Posted by Megan H. Mack, Officer for Civil Rights and Civil Liberties
Being able to communicate efficiently and effectively is critical to the Department of Homeland Security’s diverse missions. Today, I am pleased to announce the release of draft Language Access Plans from the Department’s component agencies, which address the language needs of persons with limited English proficiency.
These Language Access Plans, developed pursuant to Executive Order 13166, Improving Access to Services for Persons with Limited English Proficiency and the DHS Language Access Plan issued in February 2012, provide a framework for the Department’s components and offices to improve our delivery of language services for diverse communities across the country.
The Department is now seeking the public’s input to ensure that we are providing meaningful access to our programs and activities for our stakeholders, including persons with limited English proficiency and the organizations that represent them. Your input will assist us in continuing to develop approaches to ensure meaningful access by persons with limited English proficiency that is “practical and effective, fiscally responsible, responsive to the particular circumstances of [DHS], and can be readily implemented.”
The following components and offices have draft plans available for your comments: Federal Emergency Management Agency, Transportation Security Administration, U.S. Citizenship and Immigration Services; U.S. Coast Guard, U.S. Customs and Border Protection, U.S. Immigration and Customs Enforcement, U.S. Secret Service, Office of Civil Rights and Civil Liberties Office of Inspector General; National Protection and Programs Directorate, Federal Protective Services, and the Office of the Citizenship and Immigration Services Ombudsman.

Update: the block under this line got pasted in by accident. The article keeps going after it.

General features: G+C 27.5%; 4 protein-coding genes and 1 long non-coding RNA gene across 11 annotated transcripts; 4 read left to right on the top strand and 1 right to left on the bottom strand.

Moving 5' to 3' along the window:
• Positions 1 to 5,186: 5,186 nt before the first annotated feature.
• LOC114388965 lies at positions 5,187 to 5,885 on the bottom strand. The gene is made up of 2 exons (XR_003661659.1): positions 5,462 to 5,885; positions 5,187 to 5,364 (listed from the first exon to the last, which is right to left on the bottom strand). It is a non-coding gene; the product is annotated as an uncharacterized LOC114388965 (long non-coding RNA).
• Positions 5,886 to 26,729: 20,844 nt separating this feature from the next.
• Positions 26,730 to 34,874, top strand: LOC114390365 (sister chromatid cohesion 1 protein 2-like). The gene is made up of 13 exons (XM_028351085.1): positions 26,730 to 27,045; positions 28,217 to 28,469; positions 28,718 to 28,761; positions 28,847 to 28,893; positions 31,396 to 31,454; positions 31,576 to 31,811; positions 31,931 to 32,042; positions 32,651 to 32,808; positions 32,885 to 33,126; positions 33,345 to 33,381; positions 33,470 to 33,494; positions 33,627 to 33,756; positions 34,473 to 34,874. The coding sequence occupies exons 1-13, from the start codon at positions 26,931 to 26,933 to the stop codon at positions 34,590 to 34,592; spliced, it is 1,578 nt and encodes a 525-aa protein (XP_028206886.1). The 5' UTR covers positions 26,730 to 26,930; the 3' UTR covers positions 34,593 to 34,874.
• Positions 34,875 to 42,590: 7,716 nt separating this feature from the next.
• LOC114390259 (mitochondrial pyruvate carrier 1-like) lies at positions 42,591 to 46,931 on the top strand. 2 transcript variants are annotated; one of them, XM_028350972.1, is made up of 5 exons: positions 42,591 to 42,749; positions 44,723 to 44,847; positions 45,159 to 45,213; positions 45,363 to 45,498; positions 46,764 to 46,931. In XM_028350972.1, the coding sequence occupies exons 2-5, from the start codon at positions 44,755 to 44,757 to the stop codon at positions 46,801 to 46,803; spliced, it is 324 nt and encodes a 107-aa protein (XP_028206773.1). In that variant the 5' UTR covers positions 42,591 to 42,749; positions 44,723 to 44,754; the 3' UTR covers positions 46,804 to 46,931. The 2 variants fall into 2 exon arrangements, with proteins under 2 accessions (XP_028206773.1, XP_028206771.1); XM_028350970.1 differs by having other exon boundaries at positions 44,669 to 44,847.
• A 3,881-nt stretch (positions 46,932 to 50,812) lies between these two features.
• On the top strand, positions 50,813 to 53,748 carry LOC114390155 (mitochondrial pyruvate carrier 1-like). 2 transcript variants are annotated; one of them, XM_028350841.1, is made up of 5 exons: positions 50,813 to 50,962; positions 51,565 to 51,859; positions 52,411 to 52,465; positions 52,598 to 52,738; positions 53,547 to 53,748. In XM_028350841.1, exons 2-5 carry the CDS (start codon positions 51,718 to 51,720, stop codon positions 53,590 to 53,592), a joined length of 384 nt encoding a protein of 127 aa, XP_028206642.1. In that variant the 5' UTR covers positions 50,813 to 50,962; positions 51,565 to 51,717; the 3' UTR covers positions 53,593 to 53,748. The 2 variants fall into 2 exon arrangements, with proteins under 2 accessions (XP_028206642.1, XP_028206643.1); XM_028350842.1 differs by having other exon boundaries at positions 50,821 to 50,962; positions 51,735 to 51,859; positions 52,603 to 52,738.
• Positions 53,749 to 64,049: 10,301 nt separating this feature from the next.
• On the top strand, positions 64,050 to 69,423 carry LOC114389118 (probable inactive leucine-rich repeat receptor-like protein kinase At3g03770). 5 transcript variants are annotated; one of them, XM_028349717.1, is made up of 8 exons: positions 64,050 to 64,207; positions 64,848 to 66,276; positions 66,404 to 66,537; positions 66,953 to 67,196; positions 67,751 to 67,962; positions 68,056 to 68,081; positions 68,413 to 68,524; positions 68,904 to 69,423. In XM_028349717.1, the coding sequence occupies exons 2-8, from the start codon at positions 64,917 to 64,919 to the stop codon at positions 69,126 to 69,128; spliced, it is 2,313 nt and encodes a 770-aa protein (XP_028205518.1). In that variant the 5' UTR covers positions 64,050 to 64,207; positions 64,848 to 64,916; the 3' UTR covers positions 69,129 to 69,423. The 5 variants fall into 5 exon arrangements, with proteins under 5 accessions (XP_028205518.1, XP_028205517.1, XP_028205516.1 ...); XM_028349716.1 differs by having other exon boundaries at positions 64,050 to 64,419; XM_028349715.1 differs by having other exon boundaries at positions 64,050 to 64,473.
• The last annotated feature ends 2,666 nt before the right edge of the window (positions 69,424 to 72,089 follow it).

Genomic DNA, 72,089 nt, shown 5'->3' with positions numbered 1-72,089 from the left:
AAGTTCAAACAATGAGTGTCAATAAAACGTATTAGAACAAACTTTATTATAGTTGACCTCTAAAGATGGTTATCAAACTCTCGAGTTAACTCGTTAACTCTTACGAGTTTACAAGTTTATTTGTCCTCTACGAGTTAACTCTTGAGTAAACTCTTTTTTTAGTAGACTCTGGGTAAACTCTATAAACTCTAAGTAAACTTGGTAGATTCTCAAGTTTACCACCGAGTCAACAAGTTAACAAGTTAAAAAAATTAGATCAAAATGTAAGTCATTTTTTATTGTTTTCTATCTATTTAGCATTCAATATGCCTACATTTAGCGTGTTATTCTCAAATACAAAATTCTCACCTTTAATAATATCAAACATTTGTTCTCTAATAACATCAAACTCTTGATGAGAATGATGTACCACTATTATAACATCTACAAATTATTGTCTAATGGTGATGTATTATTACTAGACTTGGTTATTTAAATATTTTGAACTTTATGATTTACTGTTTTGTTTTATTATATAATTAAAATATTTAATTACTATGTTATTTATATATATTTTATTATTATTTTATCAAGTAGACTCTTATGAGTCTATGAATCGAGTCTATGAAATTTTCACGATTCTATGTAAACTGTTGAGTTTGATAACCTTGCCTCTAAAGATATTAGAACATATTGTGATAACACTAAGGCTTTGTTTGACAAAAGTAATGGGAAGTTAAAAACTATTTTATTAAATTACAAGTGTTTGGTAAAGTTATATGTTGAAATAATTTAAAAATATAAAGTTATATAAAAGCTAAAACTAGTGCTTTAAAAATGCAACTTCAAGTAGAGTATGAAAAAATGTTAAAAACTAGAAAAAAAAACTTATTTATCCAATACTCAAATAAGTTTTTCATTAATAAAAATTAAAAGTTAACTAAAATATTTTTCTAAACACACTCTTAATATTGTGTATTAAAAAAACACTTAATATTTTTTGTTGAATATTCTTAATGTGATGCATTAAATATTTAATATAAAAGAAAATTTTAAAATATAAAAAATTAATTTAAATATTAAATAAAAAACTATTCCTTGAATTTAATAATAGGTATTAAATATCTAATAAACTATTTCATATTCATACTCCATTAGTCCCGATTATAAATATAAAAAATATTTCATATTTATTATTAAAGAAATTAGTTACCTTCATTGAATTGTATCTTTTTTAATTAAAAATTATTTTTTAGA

DHS welcomes your feedback from now through October 31, 2014, by providing written comment or through participating in stakeholder engagement meetings. The Office of Civil Rights and Civil Liberties, together with representatives from across the Department and the federal government, will review your comments and work to implement your suggestions in the final version of the plans.
We are proud of the work the Department has done to address the critical language needs of our country’s diverse landscape. The Office of Civil Rights and Civil Liberties will continue to support the Department’s goal to ensure that all individuals can meaningfully participate in DHS programs and activities through language access.
To learn more about the draft DHS Language Access Plans and to find opportunities to provide input at one of the stakeholder meetings, please contact firstname.lastname@example.org. CRCL has access to interpreters and translators and can communicate with you in any language, for those who do not speak or write in English.